In advance of my forthcoming review of Peter's new book, I'd like to put forward an idea that I've taken potshots at before. It's that, for most people who really care about photography and have been in it for a while, they have a "home base"—a type, style, or technique of photography that means the most to them.
I encounter this again and again (even among people who keep searching, and can't quite find where home is for them). A few real-life but unnamed examples:
- One friend loves B&W contact prints from large-format negatives, although he also shoots in both 35mm and digital. He has and loves many view cameras.
- One friend, unfortunately recently deceased, loved pictures of teenagers and concentrated on that subject throughout most of his photographic life.
- One famous photographer likes small-sensor digicams with plenty of noise and makes very contrasty, very "grainy" black-and-white prints.
- One friend loves clean color landscapes, often almost abstract. The unpeopled natural world in color is home base for him.
- Another famous photographer has been using the same equipment for decades and takes "found" pictures he encounters on walkabouts.
- One friend-I've-never-met loves a certain camera brand and uses all their cameras, from point-and-shoots to a super-expensive medium-format SLR.
- One photographer is almost completely preoccupied with fashion photography.
- One friend loves multiple images in many forms, from combined images to images presented together in groups as large as 12.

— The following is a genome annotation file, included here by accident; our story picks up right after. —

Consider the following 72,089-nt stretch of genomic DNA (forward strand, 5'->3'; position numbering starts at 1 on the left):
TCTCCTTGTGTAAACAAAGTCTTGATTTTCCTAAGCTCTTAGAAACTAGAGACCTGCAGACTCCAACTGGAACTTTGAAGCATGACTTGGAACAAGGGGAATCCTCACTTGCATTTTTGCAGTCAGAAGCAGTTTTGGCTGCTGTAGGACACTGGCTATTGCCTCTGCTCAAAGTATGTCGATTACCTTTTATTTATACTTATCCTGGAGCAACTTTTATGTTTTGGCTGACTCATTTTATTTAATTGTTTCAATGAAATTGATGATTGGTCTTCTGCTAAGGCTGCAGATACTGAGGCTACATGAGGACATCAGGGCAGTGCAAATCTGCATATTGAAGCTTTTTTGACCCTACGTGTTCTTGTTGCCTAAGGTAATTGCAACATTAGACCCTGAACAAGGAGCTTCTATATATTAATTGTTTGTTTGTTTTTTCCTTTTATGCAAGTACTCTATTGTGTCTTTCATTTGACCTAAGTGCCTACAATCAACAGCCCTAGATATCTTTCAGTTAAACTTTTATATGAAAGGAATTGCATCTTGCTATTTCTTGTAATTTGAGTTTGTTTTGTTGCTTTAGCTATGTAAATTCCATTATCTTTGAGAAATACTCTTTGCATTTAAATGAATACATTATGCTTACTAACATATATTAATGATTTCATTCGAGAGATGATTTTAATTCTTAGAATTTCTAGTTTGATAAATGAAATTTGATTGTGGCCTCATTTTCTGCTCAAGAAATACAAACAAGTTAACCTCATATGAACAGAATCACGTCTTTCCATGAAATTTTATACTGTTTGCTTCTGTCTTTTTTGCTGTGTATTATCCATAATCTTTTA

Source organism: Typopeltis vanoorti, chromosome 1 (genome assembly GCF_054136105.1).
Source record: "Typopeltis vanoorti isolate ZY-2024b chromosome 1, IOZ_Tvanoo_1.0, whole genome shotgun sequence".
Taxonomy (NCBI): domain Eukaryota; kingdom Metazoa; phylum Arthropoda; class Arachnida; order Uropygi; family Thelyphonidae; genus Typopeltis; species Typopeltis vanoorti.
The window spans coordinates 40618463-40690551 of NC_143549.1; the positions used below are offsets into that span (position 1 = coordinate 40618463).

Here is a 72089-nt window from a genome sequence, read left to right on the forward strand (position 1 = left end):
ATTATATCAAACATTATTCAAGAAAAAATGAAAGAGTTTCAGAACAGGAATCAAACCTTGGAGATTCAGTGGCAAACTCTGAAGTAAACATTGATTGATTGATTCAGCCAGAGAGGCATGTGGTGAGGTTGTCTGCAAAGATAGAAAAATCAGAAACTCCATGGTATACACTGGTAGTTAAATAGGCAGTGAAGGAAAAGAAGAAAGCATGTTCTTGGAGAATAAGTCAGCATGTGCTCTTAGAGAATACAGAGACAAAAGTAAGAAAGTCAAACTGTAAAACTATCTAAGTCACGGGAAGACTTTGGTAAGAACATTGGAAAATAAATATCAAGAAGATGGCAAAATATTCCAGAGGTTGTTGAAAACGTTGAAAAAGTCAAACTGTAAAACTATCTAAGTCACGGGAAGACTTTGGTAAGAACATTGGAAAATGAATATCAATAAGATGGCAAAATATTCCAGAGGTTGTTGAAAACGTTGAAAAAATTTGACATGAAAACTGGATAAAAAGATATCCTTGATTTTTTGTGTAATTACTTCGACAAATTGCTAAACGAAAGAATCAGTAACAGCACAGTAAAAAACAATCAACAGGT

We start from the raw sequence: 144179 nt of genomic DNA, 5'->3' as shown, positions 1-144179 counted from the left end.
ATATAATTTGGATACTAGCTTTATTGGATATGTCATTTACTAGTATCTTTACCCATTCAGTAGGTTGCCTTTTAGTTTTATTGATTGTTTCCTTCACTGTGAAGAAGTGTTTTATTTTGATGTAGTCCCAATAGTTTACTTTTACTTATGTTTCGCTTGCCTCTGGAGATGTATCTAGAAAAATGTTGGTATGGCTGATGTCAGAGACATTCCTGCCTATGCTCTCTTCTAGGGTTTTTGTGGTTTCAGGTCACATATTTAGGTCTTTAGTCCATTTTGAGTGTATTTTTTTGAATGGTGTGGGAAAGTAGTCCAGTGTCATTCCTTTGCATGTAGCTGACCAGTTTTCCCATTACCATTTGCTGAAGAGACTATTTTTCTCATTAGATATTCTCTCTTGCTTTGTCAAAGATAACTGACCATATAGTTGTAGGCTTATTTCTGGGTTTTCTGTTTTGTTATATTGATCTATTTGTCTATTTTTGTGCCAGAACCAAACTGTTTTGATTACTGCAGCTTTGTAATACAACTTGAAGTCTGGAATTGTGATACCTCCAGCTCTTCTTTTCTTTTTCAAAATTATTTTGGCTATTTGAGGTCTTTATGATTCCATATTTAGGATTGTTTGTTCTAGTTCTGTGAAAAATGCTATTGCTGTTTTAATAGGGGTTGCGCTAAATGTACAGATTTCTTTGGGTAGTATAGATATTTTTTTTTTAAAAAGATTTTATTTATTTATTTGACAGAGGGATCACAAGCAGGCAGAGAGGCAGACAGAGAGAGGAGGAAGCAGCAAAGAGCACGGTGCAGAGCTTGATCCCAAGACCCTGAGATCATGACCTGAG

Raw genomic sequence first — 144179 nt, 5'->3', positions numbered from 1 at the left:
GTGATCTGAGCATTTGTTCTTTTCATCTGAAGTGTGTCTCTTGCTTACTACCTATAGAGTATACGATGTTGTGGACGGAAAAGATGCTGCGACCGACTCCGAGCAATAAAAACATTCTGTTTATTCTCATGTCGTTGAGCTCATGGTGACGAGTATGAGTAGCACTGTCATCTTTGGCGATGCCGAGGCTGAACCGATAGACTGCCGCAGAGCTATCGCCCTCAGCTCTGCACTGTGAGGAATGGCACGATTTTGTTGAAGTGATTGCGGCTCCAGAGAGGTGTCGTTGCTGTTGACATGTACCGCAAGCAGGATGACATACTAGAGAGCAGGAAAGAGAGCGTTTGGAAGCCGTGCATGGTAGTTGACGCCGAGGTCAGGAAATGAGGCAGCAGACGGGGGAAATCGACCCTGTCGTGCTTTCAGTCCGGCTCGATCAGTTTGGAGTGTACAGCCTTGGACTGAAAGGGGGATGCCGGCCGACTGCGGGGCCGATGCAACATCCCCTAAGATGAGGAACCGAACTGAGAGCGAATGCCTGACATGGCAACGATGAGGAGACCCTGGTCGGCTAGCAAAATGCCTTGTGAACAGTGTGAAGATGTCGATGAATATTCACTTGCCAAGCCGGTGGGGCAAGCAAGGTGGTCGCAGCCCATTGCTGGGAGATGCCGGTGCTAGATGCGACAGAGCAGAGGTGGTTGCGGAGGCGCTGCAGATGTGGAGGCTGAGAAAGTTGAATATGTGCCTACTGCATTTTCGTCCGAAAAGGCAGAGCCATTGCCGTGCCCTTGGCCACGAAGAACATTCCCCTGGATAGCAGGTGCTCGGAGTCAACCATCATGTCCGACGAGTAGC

- One friend loves New York city and loves pictures of New York city, and collects books of New York city photographs and photographers.
- Yet another famous photographer used only 35mm B&W and shot 95% of his pictures with a 50mm lens.
And on and on the list could go.
I'll make a few points about this tomorrow but I just wanted to throw this out there so you could think about it. Do you have a "home base"—a kind of photography, or style, or technique, or subject matter that you gravitate toward, or keep coming back to, or love best?
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(To see all the comments, click on the "Comments" link below.)
Featured Comments from:
Steve Jacob: "I'm preoccupied with shooting London. Lucky I guess to live in a place that millions fly half way around the world just to visit."
David Dyer-Bennet: "It might be candid portraits for me; I find that's something I slip into even when it's not appropriate (sports photography, say). I certainly can show you a long history of them. And while I shoot landscapes and some flower macros, that's playing around for me, it's not what ever drove me to photograph."
James Sinks: "The night is home. I really can't add anything to that."
Sal Santamaura: "A shout-out to Oren—undoubtedly the friend referred to in your first bullet. :-) "
Robert: "Surfing. It begins and ends at the beach for me."
Gordon Lewis: "I have no idea what you're talking about."
Mike replies: Well, maybe another example will help. A photographer who likes clear, crisp urban shots, caught on the fly but often looking carefully composed, sometimes accented with a person, often having well-coordinated color, and with strong graphic elements and an awareness of geometry.
Ring any bells at all? Maybe? No?
Julian: "Small-scale landscapes shot on 5x4 is what I keep coming back to. I use digital too but somehow it just isn't the same."
Sean: "It's the city for me. I'm an inner city kid; it's my natural habitat. It doesn't really matter what city I'm in, because the city of my birth (Manchester, England) gives you an attitude that you can't adopt. We're born with it, and I take it to any street I happen to be on, so I never feel like a tourist in a city. A city's noise is my bird song, the smell of its wet pavement and polluted air is sweet to me, and its people are the only wildlife I ever need. Home is where the art is."
Dan Khong: "I am developing a signature style shooting in black and white and square format."